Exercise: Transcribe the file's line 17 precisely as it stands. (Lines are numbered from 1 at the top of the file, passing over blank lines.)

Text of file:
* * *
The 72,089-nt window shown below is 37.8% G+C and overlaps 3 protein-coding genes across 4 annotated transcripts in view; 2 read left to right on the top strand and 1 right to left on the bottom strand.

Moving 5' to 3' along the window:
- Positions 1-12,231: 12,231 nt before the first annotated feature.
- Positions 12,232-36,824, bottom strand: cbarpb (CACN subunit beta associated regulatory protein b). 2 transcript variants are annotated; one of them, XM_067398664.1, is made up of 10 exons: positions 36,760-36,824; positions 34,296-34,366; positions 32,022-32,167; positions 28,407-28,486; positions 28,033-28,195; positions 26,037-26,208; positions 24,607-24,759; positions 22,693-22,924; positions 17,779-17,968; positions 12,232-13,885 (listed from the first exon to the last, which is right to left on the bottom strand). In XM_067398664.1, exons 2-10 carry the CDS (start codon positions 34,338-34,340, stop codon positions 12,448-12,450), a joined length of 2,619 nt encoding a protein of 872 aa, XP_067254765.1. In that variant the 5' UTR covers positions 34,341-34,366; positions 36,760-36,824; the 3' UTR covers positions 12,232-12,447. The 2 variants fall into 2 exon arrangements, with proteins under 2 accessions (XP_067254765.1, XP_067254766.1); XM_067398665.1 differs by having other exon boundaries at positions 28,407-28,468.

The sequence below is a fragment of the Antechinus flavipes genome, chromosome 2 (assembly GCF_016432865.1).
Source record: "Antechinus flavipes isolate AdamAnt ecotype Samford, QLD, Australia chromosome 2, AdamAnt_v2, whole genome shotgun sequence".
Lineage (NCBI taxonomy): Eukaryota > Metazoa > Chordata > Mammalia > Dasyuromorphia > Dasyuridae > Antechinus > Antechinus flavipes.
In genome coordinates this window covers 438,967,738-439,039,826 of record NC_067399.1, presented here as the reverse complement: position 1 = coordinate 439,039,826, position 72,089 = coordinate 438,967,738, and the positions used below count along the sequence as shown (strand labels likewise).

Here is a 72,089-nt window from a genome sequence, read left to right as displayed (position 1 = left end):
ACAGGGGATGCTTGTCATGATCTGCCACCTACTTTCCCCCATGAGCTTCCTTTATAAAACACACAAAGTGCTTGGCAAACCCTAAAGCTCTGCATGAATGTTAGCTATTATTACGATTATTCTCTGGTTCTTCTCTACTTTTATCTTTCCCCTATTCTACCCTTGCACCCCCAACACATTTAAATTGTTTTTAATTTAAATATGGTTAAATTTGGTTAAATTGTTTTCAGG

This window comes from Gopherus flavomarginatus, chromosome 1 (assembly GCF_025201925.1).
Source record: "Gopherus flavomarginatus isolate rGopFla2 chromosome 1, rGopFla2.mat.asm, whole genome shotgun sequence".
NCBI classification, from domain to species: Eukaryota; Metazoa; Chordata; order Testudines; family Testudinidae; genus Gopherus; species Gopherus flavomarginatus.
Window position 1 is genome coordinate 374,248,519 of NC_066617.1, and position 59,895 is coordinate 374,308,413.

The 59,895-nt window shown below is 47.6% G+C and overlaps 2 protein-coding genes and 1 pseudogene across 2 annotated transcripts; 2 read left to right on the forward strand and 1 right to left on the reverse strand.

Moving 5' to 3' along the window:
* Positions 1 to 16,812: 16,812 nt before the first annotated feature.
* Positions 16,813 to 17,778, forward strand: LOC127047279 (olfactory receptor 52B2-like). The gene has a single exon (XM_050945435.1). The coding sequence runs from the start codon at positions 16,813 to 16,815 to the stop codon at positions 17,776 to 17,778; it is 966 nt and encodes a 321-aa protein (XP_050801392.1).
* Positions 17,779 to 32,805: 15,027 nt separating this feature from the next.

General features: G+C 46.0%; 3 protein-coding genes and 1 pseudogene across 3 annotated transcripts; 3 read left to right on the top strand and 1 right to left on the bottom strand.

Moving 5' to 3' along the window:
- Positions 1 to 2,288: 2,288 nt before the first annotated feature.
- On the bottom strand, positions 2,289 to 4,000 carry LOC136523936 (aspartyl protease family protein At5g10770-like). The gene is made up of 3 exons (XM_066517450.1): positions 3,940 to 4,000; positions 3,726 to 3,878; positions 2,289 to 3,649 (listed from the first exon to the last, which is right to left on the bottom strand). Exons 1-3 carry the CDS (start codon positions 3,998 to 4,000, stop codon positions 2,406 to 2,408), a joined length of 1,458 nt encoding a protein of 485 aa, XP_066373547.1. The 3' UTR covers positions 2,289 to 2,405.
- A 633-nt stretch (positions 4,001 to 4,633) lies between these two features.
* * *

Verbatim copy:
* Positions 1 to 16,812: 16,812 nt before the first annotated feature.